T-Mobile US, Inc TMUS identified a data hack on Jan. 5 for 37 million current postpaid and prepaid customer accounts.
The company promptly dedicated external cybersecurity experts to stop the activity after tracing the source within a day.
T-Mobile believes the hacker first breached data through the impacted Application Programming Interface (API) starting Nov. 25.
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The hacker stole data, including names, billing addresses, email addresses, phone numbers, dates of birth, T-Mobile account numbers, and information such as the number of lines on the account and plan features.
In 2021, a hacker stole the personal information of more than 13 million active and 40 million prospective T-Mobile customers.
T-Mobile settled a class-action suit related to that breach for $500 million last year, Bloomberg reports. The Bonn, Germany-based company also disclosed breaches in previous years, including 2020.
“Unfortunately, we do see victims get revictimized,” said Jackie Burns Koven, head of Chainalysis Inc, in a Bloomberg interview. “This is not the first data breach that has affected T-Mobile.”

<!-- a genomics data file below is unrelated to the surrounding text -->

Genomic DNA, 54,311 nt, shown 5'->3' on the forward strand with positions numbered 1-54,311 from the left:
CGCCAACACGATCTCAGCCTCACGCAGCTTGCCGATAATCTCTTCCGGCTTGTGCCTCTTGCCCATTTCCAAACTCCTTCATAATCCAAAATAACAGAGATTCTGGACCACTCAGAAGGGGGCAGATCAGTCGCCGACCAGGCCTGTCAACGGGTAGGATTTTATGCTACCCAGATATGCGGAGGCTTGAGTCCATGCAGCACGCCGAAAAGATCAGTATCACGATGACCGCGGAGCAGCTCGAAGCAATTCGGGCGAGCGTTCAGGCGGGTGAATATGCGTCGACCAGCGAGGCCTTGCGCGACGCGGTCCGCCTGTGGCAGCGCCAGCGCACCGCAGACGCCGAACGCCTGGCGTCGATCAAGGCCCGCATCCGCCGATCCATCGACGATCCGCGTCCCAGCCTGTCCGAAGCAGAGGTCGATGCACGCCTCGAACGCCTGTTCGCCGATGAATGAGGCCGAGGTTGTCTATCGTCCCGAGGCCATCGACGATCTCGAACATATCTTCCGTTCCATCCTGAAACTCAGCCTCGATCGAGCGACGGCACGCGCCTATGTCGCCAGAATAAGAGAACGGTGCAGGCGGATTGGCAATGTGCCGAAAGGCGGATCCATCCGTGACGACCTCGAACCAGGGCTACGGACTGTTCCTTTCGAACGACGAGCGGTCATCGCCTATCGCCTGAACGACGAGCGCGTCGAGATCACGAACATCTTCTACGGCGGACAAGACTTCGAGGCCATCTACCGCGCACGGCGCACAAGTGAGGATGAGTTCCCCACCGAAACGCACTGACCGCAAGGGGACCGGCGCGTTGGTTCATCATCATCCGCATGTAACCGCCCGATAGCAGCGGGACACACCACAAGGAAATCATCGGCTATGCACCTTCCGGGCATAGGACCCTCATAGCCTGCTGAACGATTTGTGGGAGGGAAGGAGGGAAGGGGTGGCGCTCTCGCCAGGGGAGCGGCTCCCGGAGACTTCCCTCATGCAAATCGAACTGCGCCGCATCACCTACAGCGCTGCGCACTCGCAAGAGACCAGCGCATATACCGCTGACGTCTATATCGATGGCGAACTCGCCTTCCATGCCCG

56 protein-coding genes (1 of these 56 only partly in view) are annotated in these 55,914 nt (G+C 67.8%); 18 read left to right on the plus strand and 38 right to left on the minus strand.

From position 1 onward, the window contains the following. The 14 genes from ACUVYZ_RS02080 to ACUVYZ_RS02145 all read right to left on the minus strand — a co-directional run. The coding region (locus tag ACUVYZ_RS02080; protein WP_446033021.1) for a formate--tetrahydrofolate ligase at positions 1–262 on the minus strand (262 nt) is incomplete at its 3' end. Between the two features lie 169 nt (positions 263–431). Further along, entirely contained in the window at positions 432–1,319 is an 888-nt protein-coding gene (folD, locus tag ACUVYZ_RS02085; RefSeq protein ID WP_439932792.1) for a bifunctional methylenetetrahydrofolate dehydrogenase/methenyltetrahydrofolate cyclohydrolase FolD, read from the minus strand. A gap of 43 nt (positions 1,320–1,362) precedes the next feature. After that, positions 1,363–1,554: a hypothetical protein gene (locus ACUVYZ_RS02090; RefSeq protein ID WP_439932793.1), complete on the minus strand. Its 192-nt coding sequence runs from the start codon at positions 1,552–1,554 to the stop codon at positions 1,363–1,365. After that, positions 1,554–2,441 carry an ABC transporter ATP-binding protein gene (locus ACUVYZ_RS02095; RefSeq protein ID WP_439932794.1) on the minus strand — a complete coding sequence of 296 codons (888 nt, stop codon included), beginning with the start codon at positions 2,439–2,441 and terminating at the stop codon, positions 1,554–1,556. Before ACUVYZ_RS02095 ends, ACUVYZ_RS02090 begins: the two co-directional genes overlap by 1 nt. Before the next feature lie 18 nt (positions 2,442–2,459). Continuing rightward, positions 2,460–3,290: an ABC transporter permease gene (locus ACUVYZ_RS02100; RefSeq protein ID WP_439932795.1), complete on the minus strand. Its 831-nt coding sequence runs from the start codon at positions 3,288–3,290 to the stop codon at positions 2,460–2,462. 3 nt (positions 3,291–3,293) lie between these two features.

The company said there might be “significant expenses” in connection with this most recent incident.
Various companies, including Microsoft Corp MSFT, Samsung Electronics Co, Ltd SSNLF, Nvidia Corp NVDA, Okta Inc OKTA, Uber Technologies, Inc UBER suffered data hacks.
The growing cyberattacks coincided with the pandemic when the whole world resorted to online activities for work, recreation, and obtaining daily needs.
The companies held the notorious extortion-focused hacker group Lapsus$ responsible for the breaches.
Price Action: TMUS shares traded lower by 1.61% at $137.61 on the last check Thursday.
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